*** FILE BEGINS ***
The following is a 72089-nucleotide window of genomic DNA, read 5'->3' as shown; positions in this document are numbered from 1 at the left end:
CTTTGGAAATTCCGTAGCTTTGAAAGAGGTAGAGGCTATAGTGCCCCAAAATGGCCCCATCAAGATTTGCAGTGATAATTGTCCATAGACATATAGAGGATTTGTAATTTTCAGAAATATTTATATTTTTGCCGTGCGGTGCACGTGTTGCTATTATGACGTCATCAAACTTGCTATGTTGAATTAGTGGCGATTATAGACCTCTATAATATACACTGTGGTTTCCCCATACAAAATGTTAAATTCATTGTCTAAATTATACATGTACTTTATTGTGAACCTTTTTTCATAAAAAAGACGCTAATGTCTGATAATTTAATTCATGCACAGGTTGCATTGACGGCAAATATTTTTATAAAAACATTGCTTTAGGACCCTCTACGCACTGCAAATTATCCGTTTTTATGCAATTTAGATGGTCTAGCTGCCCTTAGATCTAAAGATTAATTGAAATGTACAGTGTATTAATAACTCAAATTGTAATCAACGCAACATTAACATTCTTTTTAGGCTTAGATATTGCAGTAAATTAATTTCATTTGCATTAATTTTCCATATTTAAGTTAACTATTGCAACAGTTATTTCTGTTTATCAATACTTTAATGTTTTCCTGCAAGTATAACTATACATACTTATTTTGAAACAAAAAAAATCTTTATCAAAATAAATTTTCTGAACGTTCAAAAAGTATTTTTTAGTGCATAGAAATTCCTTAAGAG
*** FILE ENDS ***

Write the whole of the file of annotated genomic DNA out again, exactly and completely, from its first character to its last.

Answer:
The following is a 72089-nucleotide window of genomic DNA, read 5'->3' as shown; positions in this document are numbered from 1 at the left end:
CTTTGGAAATTCCGTAGCTTTGAAAGAGGTAGAGGCTATAGTGCCCCAAAATGGCCCCATCAAGATTTGCAGTGATAATTGTCCATAGACATATAGAGGATTTGTAATTTTCAGAAATATTTATATTTTTGCCGTGCGGTGCACGTGTTGCTATTATGACGTCATCAAACTTGCTATGTTGAATTAGTGGCGATTATAGACCTCTATAATATACACTGTGGTTTCCCCATACAAAATGTTAAATTCATTGTCTAAATTATACATGTACTTTATTGTGAACCTTTTTTCATAAAAAAGACGCTAATGTCTGATAATTTAATTCATGCACAGGTTGCATTGACGGCAAATATTTTTATAAAAACATTGCTTTAGGACCCTCTACGCACTGCAAATTATCCGTTTTTATGCAATTTAGATGGTCTAGCTGCCCTTAGATCTAAAGATTAATTGAAATGTACAGTGTATTAATAACTCAAATTGTAATCAACGCAACATTAACATTCTTTTTAGGCTTAGATATTGCAGTAAATTAATTTCATTTGCATTAATTTTCCATATTTAAGTTAACTATTGCAACAGTTATTTCTGTTTATCAATACTTTAATGTTTTCCTGCAAGTATAACTATACATACTTATTTTGAAACAAAAAAAATCTTTATCAAAATAAATTTTCTGAACGTTCAAAAAGTATTTTTTAGTGCATAGAAATTCCTTAAGAG